Israeli researchers discover gene for altruism
January 24, 2005 10:40 AM   Subscribe

Israeli researchers discover gene for altruism Why are some people more prone to give charity or put themselves in danger in order to help others? A team of Israeli psychologists claim they have the answer - they've located the first gene linked to altruistic behavior.
posted by Postroad (26 comments total)

 
In related news, Iraqi researchers discover the backbone.
posted by j.p. Hung at 10:53 AM on January 24, 2005


The researchers are currently suing each other over who discovered it first.
posted by weapons-grade pandemonium at 10:54 AM on January 24, 2005


It's hard to know what to make of the story, as the reporter did such a terrible job of evaluating the science involved. Going by the reporter's vague description, the study's use of a self-reported standardized questionnaire -- the one question mentioned being, " 'Are you willing to do a favor for somebody else'" -- to identify altruism was far too unscientific to be useful. The reporter also seemed to approach from a perspective where simply having a single gene or small group of genes could result in some complex behavior, which has never been the case. All of which is a shame, because the idea that altruism could have a partly biological basis raises so many interesting questions.

Many believe that using reproductive technologies to make children smarter or stronger is wrong; some feel that using reproductive technologies to prevent the conception of children with disease or disability is wrong. The reasons are varied -- some say it profoundly changes the parent-child relationship, that master-race eugenics will follow, that social inequality will be translated into biological inequality. But how would we respond to parents who wanted their children to be altruistic?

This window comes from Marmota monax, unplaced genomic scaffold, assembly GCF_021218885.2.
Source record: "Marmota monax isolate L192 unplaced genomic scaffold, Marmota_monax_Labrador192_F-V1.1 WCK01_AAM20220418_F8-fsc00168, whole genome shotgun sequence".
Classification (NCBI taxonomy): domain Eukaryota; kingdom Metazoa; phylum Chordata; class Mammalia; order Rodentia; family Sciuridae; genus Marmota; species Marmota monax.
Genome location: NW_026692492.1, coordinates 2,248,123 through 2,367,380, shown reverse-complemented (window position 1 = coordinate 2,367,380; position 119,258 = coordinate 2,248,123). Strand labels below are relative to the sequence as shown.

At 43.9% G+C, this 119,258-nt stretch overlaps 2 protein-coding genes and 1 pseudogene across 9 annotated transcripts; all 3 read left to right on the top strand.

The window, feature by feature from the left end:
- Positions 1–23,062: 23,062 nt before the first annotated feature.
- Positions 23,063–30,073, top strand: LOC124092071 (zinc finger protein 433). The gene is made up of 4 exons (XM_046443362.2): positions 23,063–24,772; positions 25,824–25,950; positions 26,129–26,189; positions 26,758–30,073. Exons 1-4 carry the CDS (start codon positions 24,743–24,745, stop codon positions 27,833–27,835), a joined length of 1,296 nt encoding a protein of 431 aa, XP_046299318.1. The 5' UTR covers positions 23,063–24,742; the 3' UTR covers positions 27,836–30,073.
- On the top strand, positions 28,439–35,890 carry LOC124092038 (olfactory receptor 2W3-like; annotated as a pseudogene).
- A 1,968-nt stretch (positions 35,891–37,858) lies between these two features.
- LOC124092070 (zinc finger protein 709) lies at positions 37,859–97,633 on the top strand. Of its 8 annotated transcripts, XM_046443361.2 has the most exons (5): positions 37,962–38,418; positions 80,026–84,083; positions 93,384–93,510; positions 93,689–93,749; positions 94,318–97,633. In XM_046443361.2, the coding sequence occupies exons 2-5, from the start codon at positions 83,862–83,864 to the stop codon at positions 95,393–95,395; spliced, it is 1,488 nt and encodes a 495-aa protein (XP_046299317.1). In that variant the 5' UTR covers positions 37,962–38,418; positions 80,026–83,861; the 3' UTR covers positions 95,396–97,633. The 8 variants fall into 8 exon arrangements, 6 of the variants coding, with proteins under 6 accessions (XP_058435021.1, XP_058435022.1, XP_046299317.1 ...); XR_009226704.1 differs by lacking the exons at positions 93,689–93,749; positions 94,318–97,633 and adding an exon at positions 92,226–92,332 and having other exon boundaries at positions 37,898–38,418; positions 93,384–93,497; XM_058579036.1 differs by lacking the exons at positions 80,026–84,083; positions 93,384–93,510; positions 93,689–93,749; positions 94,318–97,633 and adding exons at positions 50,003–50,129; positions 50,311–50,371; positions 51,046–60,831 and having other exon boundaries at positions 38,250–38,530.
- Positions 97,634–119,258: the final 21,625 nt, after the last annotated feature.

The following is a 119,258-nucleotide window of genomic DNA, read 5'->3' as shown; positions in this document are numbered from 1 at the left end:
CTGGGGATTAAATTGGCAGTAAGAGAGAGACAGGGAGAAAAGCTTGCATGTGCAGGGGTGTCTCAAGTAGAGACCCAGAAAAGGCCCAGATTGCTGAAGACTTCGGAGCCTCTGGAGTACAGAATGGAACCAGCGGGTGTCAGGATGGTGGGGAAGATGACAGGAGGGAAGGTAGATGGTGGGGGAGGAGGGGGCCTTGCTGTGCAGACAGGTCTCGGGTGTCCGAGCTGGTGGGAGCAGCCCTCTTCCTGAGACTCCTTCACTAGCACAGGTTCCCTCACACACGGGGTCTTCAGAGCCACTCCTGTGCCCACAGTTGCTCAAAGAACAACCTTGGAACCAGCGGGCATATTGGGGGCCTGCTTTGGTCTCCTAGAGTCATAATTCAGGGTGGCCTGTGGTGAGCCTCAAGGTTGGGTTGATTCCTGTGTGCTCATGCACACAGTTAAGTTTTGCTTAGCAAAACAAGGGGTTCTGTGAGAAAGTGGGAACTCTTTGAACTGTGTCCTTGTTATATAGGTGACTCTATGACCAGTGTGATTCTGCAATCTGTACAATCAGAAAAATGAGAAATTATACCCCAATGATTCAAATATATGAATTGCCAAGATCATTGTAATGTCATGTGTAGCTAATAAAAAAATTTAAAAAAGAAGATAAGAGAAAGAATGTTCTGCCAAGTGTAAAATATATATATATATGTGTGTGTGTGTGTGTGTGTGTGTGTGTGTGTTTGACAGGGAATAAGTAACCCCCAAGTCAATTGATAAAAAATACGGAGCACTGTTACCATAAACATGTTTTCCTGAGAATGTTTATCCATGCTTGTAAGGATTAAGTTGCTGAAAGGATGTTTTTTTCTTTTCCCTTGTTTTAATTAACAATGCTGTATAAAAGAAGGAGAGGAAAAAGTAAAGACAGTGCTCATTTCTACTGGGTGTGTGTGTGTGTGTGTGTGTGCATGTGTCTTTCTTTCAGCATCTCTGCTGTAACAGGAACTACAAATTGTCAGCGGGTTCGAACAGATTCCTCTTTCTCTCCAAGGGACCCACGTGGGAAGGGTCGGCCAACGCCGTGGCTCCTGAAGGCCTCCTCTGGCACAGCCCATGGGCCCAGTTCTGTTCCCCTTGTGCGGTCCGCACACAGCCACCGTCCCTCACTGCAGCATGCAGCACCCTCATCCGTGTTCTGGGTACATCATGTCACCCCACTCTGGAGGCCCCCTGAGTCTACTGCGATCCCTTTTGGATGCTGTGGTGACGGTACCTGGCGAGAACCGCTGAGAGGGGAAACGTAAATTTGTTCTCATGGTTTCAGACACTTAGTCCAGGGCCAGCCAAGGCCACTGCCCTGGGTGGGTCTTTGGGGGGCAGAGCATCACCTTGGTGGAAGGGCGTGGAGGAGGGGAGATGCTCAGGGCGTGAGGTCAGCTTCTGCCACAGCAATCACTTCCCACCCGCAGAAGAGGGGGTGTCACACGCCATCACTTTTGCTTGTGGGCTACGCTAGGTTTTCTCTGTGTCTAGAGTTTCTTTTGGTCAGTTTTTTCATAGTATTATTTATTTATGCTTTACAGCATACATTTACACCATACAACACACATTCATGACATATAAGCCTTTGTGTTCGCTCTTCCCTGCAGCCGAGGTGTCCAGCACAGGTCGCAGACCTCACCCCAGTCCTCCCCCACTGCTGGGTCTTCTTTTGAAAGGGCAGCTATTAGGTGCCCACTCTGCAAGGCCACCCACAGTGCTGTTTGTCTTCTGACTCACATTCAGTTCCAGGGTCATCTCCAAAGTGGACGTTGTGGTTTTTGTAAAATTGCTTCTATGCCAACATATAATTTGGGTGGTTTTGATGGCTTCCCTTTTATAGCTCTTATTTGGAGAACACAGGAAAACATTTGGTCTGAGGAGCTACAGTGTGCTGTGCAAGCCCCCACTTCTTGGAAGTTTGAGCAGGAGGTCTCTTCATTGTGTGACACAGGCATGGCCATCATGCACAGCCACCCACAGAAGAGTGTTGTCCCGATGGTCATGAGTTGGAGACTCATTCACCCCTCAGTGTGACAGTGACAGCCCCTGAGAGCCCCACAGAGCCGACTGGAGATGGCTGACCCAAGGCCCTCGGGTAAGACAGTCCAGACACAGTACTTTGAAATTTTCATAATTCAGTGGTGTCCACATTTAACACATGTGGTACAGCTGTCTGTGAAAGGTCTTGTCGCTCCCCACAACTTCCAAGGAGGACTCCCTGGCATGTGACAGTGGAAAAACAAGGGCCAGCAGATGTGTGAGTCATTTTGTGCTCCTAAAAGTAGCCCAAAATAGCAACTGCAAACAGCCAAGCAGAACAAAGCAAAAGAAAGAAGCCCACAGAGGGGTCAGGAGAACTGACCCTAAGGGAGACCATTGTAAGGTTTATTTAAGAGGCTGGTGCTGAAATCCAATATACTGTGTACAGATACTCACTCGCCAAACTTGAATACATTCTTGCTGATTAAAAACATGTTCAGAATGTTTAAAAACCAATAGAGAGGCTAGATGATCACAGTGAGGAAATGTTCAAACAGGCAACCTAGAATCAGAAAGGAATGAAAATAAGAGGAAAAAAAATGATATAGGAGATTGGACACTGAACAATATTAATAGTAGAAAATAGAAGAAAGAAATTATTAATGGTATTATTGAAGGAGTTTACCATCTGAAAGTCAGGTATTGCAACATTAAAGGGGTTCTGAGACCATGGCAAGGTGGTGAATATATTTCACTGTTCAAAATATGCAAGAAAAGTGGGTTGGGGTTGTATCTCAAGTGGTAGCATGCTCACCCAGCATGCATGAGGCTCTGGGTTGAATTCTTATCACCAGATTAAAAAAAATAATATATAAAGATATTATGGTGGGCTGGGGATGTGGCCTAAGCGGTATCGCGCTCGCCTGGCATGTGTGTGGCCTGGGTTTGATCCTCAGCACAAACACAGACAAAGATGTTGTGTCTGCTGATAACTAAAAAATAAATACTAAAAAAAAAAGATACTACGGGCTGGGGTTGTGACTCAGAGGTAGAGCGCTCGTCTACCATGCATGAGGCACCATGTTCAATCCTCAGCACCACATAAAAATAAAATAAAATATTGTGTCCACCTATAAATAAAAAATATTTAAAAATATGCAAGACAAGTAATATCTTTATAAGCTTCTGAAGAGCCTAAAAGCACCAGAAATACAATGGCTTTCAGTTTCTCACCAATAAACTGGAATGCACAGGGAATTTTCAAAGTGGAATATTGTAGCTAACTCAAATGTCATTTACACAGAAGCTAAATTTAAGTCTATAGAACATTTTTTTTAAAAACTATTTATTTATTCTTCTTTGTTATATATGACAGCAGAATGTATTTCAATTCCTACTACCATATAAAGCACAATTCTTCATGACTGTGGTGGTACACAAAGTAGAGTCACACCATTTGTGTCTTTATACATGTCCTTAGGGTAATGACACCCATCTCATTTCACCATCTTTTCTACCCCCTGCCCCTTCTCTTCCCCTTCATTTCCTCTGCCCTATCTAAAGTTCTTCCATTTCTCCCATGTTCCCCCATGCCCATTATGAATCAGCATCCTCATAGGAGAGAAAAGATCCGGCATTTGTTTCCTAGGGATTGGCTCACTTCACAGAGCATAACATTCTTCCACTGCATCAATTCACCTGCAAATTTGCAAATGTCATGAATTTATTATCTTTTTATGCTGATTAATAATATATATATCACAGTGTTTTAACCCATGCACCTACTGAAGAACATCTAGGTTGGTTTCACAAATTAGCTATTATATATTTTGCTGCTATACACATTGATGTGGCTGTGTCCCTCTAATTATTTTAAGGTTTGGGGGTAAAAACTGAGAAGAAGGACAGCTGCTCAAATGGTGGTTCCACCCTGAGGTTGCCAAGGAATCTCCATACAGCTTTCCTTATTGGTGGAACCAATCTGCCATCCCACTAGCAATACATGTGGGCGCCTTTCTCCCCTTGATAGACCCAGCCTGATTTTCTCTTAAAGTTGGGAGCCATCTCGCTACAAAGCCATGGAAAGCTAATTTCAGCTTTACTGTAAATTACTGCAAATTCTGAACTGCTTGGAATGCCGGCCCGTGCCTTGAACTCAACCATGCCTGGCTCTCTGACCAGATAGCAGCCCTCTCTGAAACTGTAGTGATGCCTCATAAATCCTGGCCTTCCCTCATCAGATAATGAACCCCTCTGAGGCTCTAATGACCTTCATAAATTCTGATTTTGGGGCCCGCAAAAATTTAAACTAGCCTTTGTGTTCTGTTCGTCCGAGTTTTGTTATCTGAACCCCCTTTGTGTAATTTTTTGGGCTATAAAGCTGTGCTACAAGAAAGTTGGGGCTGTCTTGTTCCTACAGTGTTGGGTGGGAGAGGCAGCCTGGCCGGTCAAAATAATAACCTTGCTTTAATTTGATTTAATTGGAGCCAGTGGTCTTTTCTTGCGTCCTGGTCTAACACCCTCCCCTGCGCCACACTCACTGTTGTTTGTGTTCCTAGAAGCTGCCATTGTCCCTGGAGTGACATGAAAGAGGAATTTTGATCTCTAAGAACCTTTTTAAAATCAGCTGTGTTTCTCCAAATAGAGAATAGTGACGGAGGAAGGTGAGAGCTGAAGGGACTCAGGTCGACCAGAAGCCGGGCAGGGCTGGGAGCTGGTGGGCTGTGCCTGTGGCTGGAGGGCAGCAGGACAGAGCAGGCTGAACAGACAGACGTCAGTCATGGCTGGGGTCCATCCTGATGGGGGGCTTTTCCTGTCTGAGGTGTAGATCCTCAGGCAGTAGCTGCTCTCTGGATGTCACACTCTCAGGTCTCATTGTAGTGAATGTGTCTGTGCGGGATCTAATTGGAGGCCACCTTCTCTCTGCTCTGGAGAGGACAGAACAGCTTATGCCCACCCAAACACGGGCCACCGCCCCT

posted by Coherence Panda at 10:58 AM on January 24, 2005


Coherence--My thoughts exactly. Essentially they are trying to link an objective phenomena--the DNA code of a human being, to a subjective phenomena.

What is altruism? It isn't something like eye color, which can be quantified as a class of eyes which reflect light of a particular color (blue, in my case). But altruism is a concept upon which we all don't agree. Is it altruism if you gain pleasure for the act or do it so that you feel like an "altruistic person?" What if you you are a guy at the DMV who asks a pretty girl to sign the witness section of the organ donation line on your new drivers license? Is that altruism?

The fact is that it is quite difficult to like something which is not capable of objective definition with something that is and declare them linked.
posted by Ironmouth at 11:09 AM on January 24, 2005


But how would we respond to parents who wanted their children to be altruistic?

Tell the parents in question to teach their children that altruism is a virute.

I think depending on biological answers to psychological questions in a long and empty road. There may be some biological factors that drive some human psychology, but to simplify the human mind to this extent is wrong-headed and ultimately foolish. The research doesn't look particulary scientific and the result doesn't make much sense.